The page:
Rahimi Crowdfunds Tupac Film. Tupac Shakur’s former producing partner, Gobi Rahimi, has launched an Indiegogo crowdfunding campaign to finance his own film based on the last week of the iconic rapper’s life. Rahimi is attempting to raise $500,000 in seed money in order to finance the project.
Not to be confused with the Morgan Creek Tupac biopic, which has been caught in development hell for years, Rahimi’s film, 7Dayz, will include archival footage of Tupac’s life. Rahimi planes to delve into what transpired during the week Tupac laid dying in the hospital.
In an interview with Deadline, Rahimi said,
I was waiting for Tupac at Club 662 in Las Vegas after the Mike Tyson fight on September 7, 1996. Soon after, I was informed by rapper Nate Dogg that Tupac and Suge Knight had been shot and taken to University Hospital. I immediately rushed there to be by Tupac’s side. This was the first of an emotional seven days that I sat guard over Tupac, who was in an induced coma, riding the line between life and death. 7Dayz is the story of my experience at the hospital amidst death threats, undercover FBI informants and an uncooperative police department.
Despite sounding like a documentary, the film will be a narrative feature that inter-cuts footage of Tupac during his last recording sessions.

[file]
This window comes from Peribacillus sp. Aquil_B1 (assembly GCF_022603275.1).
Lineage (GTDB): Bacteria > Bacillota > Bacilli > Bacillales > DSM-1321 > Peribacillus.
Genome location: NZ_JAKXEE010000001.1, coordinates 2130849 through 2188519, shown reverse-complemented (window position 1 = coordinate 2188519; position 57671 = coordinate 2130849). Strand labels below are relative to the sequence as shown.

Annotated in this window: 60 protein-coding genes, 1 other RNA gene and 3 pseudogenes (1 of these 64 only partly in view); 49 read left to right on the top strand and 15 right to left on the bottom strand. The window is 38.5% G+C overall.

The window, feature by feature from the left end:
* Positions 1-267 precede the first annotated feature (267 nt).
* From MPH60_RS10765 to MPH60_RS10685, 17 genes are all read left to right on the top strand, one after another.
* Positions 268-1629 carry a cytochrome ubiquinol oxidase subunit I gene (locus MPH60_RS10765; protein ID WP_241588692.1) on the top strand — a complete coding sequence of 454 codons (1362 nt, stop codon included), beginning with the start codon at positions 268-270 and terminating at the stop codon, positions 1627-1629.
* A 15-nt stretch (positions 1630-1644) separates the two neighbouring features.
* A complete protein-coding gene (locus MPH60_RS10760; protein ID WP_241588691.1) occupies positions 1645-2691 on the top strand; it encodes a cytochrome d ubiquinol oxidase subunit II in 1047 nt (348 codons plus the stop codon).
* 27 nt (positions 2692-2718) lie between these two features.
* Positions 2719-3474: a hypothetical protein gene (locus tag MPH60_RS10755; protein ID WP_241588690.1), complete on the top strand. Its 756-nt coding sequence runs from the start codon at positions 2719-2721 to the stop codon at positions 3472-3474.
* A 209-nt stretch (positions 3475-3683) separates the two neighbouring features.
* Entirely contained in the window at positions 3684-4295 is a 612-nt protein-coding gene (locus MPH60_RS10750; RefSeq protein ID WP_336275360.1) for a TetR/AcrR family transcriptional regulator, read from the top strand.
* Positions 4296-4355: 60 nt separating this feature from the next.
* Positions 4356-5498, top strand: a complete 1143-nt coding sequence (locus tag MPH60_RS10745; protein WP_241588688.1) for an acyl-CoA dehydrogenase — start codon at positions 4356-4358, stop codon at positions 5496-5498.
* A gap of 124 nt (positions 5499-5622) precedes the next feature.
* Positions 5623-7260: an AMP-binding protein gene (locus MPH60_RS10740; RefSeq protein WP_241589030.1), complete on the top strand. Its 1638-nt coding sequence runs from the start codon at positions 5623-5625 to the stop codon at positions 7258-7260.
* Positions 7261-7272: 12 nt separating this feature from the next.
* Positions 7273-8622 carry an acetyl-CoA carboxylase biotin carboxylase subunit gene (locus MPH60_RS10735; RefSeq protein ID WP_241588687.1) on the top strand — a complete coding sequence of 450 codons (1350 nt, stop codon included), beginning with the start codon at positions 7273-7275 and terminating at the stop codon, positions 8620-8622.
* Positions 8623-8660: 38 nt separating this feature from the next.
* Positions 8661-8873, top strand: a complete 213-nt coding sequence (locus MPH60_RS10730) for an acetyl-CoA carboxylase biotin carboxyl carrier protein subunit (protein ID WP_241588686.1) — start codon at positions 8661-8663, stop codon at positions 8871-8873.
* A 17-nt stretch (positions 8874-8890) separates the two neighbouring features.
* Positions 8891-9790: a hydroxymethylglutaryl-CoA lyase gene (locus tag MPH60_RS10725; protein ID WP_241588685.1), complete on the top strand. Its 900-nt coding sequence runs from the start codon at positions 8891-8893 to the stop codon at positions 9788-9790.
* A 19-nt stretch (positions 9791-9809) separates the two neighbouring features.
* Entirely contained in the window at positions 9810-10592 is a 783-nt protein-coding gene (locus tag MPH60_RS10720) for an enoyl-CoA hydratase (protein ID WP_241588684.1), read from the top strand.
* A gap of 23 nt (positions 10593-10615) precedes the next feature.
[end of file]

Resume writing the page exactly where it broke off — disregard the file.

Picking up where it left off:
It’s not a movie about Tupac. It’s a movie that will have Tupac in it. It’s about how he changed my life. Tupac, will play himself. I have archival footage that I shot of him that’s never been seen before that will be written into the film.
The film, Rahimi told Deadline,
Is not going to make any accusations or point any fingers. A few weeks before Pac was shot, I wrote the letter that Tupac signed, firing Suge Knight and his lawyer David Kenner. After that, the tension between Tupac and his label soared to new heights.
I’ve been a Tupac fan since before he was Birdie in Above the Rim. I am the prime demographic for Tupac related nostalgia, yet, I feel like something is off about 7Dayz. Maybe it’s the lines about death threats and undercover FBI informants that makes me feel that 7Dayz is a disheartening attempt to exploit the rapper’s name.
The internet has democratized the voiceless, and pretty soon everybody that has some grainy iPhone video of a Hollywood star that they shot while they were bros in high-school will be able to kick-start a documentary. Tupac died almost 20 years ago, and it’s hard to believe any worth-while video footage wouldn’t have already been mined back when music labels were desperately shilling Tupac and Biggie’s unfinished recording material.
Can somebody PLEASE launch a Kickstarter to raise the funding to get John Singleton back on the Tupac biopic? I’m in for $5.
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